Photojournalists follow professional and ethical standards as they negotiate the complex situations they find themselves faced with.
Photojournalists follow professional and ethical standards as they negotiate the complex situations they find themselves faced with. As an occupational group, photojournalists are responsible for maintaining a viewer’s trust in the veracity of the image as well as the integrity of the process. The National Press Photographers Association (NPPA), a professional organization “dedicated to the advancement of photojournalism, its creation, editing and distribution, in all news media,” works to educate its members as well as the public about these concerns. According to the organization’s code of ethics, “Photojournalists operate as trustees of the public. Our primary role is to report visually on the significant events and on the varied viewpoints in our common world. Our primary goal is the faithful and comprehensive depiction of the subject at hand.”
Further, photojournalists are accountable to the editors of the publication they work to produce images on deadline. Missing a deadline, for editors, is like missing the story.
For Karen Becker (2003), “Journalism is a form of institutionally regulated communication which has the event as the most important product.” If we consider journalism from this perspective, as a product that is institutionally regulated, we can begin to recognize the existence of a structured hierarchy for conceiving, collecting, constructing, placing, positioning, and presenting information. This information/representational system is also conditioned by the values, attitudes, ideologies, and identities that make up society.
Conventions or guidelines for how people report the news determine the field for both writers as well as photographers. These conventions are based on a set of standards seeking to make sure that the content conveyed to the audiences is accurate, balanced, fair, and truthful. Without professional and ethical standards guiding reporting, textual and visual, the credibility of the account becomes suspect in the mind of the audience.
According to Tomlinson (1991), “The journalist’s moral duty is to tell about the world as clearly, accurately, and completely as possible. That duty is not always easy to perform, of course, because journalists own perceptions of the world are not always clear, accurate, and complete. Even so it is always easy to avoid deliberate distortion; it requires that we be only minimally decent Samaritans, not good Samaritans” (p.6). The interpretations we give to events, people and things both textually and visually should strive to explain and illuminate humanity in unique and meaningful ways.
National Press Photographers Association Code of Conduct
Photojournalists and those who manage visual news productions are accountable for upholding the following standards in their daily work:
- Be accurate and comprehensive in the representation of subjects.
- Resist being manipulated by staged photo opportunities.
- Be complete and provide context when photographing or recording subjects. Avoid stereotyping individuals and groups. Recognize and work to avoid presenting one’s own biases in the work.
- Treat all subjects with respect and dignity. Give special consideration to vulnerable subjects and compassion to victims of crime or tragedy. Intrude on private moments of grief only when the public has an overriding and justifiable need to see.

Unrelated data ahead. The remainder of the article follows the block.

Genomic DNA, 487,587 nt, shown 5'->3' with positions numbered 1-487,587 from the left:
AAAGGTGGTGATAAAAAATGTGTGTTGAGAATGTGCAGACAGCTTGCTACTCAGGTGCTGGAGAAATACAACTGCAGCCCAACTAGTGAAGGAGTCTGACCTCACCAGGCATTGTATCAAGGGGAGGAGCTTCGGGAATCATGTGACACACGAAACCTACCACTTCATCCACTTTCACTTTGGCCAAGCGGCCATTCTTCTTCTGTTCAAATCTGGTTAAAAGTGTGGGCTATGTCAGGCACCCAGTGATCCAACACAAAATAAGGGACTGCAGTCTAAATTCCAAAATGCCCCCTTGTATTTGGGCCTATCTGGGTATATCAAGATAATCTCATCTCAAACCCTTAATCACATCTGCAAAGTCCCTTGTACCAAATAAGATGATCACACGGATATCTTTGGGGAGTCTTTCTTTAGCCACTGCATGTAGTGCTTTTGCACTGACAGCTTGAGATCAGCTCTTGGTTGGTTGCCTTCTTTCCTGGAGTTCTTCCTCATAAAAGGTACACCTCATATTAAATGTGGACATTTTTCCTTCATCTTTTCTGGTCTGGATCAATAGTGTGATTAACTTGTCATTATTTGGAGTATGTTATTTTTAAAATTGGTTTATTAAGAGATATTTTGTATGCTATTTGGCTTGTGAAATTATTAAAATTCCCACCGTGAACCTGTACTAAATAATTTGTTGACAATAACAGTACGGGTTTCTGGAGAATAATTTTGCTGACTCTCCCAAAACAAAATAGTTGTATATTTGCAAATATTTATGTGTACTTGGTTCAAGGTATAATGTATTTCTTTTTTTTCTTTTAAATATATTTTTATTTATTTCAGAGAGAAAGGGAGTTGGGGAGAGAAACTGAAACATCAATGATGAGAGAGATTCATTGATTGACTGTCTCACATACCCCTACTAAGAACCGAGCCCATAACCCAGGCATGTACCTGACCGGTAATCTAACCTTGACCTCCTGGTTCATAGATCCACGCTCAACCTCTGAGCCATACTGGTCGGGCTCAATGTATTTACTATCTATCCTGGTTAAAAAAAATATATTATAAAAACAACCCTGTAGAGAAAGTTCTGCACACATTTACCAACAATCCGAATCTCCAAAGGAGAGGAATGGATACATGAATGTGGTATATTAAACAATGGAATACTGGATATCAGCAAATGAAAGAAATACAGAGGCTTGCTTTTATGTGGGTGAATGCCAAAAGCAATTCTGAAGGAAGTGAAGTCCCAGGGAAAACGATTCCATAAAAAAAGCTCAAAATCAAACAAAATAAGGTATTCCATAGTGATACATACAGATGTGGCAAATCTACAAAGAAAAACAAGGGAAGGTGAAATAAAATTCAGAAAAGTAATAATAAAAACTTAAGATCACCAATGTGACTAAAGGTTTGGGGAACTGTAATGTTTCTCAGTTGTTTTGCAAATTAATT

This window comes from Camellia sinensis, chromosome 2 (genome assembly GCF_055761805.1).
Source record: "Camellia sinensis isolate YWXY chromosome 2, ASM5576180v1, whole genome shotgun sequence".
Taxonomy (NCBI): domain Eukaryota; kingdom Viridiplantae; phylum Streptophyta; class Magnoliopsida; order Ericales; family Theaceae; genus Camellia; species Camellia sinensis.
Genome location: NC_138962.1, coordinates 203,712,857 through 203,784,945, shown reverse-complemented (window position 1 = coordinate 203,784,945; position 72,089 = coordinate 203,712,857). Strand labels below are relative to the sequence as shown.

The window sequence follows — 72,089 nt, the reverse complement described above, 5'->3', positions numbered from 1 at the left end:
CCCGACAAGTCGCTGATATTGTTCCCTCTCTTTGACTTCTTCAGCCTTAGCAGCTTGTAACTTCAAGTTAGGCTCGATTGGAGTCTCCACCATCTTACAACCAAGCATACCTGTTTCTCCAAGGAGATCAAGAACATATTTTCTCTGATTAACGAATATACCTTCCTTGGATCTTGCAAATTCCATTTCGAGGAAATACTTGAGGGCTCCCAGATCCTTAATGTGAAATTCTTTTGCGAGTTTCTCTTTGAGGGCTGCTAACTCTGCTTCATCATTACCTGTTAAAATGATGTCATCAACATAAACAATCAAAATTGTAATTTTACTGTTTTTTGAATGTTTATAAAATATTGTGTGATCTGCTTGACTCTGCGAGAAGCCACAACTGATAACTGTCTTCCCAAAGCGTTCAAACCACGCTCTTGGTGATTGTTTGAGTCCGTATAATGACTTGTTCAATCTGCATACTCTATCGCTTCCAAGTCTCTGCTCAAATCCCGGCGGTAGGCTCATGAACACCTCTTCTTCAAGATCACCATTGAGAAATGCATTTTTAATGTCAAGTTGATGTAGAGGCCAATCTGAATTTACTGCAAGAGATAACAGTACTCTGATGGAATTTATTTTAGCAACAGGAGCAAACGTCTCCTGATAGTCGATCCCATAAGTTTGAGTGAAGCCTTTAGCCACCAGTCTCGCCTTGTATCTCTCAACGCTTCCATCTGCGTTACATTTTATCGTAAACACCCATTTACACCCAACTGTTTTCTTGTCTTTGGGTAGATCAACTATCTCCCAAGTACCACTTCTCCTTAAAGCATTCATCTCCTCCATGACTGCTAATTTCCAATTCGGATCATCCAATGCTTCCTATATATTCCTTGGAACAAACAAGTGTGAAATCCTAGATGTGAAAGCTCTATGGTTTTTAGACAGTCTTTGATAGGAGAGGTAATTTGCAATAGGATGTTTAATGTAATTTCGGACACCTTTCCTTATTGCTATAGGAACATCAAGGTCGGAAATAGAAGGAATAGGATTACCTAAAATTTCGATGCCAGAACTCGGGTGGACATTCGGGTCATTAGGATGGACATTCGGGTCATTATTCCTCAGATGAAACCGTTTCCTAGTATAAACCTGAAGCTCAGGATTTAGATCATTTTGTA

- While photographing subjects do not intentionally contribute to, alter, or seek to alter or influence events.
- Editing should maintain the integrity of the photographic images’ content and context. Do not manipulate images or add or alter sound in any way that can mislead viewers or misrepresent subjects.
- Do not pay sources or subjects or reward them materially for information or participation.
- Do not accept gifts, favors, or compensation from those who might seek to influence coverage.
- Do not intentionally sabotage the efforts of other journalists. Photojournalists should strive to ensure that the public’s business is conducted in public. Defend the rights of access for all journalists.
- Think proactively, as a student of psychology, sociology, politics and art to develop a unique vision and presentation. Work with a voracious appetite for current events and contemporary visual media.
- Strive for total and unrestricted access to subjects, recommend alternatives to shallow or rushed opportunities, seek a diversity of viewpoints, and work to show unpopular or unnoticed points of view.
- Avoid political, civic and business involvements or other employment that compromise or give the appearance of compromising one’s own journalistic independence.
- Strive to be unobtrusive and humble in dealing with subjects.
- Respect the integrity of the photographic moment.
- Strive by example and influence to maintain the spirit and high standards expressed in this code. When confronted with situations in which the proper action is not clear, seek the counsel of those who exhibit the highest standards of the profession. Photojournalists should continuously study their craft and the ethics that guide it.
- To the extent possible it is the news media’s job to present the world as it is and to allow viewers of photojournalism to determine for themselves their outlook of it.
The practice of photojournalism relies on ar ecore civic and democratic principles that contribute to our constitutional right to a free press.
Core Values in Photojournalism
- Sound and Reasoned Judgment
- Why is it important for photojournalists to adhere to a strict code of conduct?
2. What does credibility mean in photojournalism? Provide an example of credibility?